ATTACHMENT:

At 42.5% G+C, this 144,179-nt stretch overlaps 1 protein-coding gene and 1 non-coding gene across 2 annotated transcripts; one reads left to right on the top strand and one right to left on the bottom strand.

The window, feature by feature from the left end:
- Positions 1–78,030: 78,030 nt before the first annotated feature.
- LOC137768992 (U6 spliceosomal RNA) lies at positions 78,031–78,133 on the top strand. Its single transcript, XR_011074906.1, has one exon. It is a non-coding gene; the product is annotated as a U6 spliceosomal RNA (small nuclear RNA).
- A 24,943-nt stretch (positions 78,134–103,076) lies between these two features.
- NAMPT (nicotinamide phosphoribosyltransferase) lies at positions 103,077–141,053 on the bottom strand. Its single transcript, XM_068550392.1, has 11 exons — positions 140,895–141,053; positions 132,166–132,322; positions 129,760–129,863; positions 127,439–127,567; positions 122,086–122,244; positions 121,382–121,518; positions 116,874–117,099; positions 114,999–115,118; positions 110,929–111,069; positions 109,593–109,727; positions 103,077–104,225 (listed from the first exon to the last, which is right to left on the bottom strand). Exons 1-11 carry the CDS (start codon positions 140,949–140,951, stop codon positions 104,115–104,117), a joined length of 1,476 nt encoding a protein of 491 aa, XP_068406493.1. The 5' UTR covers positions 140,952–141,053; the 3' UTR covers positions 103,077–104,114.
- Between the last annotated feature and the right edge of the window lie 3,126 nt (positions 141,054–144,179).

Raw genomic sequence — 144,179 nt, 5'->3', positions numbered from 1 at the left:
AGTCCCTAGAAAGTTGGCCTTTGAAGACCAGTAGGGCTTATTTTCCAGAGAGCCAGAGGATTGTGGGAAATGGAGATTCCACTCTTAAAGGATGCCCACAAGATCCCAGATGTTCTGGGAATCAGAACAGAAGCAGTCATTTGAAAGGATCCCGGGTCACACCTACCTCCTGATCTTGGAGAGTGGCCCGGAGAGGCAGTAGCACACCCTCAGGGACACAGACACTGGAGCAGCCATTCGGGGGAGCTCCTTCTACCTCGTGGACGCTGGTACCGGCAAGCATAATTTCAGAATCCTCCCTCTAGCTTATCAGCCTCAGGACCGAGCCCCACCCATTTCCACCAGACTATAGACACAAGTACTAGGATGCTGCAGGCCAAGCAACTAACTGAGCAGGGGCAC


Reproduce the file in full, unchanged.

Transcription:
At 42.5% G+C, this 144,179-nt stretch overlaps 1 protein-coding gene and 1 non-coding gene across 2 annotated transcripts; one reads left to right on the top strand and one right to left on the bottom strand.

The window, feature by feature from the left end:
- Positions 1–78,030: 78,030 nt before the first annotated feature.
- LOC137768992 (U6 spliceosomal RNA) lies at positions 78,031–78,133 on the top strand. Its single transcript, XR_011074906.1, has one exon. It is a non-coding gene; the product is annotated as a U6 spliceosomal RNA (small nuclear RNA).
- A 24,943-nt stretch (positions 78,134–103,076) lies between these two features.
- NAMPT (nicotinamide phosphoribosyltransferase) lies at positions 103,077–141,053 on the bottom strand. Its single transcript, XM_068550392.1, has 11 exons — positions 140,895–141,053; positions 132,166–132,322; positions 129,760–129,863; positions 127,439–127,567; positions 122,086–122,244; positions 121,382–121,518; positions 116,874–117,099; positions 114,999–115,118; positions 110,929–111,069; positions 109,593–109,727; positions 103,077–104,225 (listed from the first exon to the last, which is right to left on the bottom strand). Exons 1-11 carry the CDS (start codon positions 140,949–140,951, stop codon positions 104,115–104,117), a joined length of 1,476 nt encoding a protein of 491 aa, XP_068406493.1. The 5' UTR covers positions 140,952–141,053; the 3' UTR covers positions 103,077–104,114.
- Between the last annotated feature and the right edge of the window lie 3,126 nt (positions 141,054–144,179).

Raw genomic sequence — 144,179 nt, 5'->3', positions numbered from 1 at the left:
AGTCCCTAGAAAGTTGGCCTTTGAAGACCAGTAGGGCTTATTTTCCAGAGAGCCAGAGGATTGTGGGAAATGGAGATTCCACTCTTAAAGGATGCCCACAAGATCCCAGATGTTCTGGGAATCAGAACAGAAGCAGTCATTTGAAAGGATCCCGGGTCACACCTACCTCCTGATCTTGGAGAGTGGCCCGGAGAGGCAGTAGCACACCCTCAGGGACACAGACACTGGAGCAGCCATTCGGGGGAGCTCCTTCTACCTCGTGGACGCTGGTACCGGCAAGCATAATTTCAGAATCCTCCCTCTAGCTTATCAGCCTCAGGACCGAGCCCCACCCATTTCCACCAGACTATAGACACAAGTACTAGGATGCTGCAGGCCAAGCAACTAACTGAGCAGGGGCAC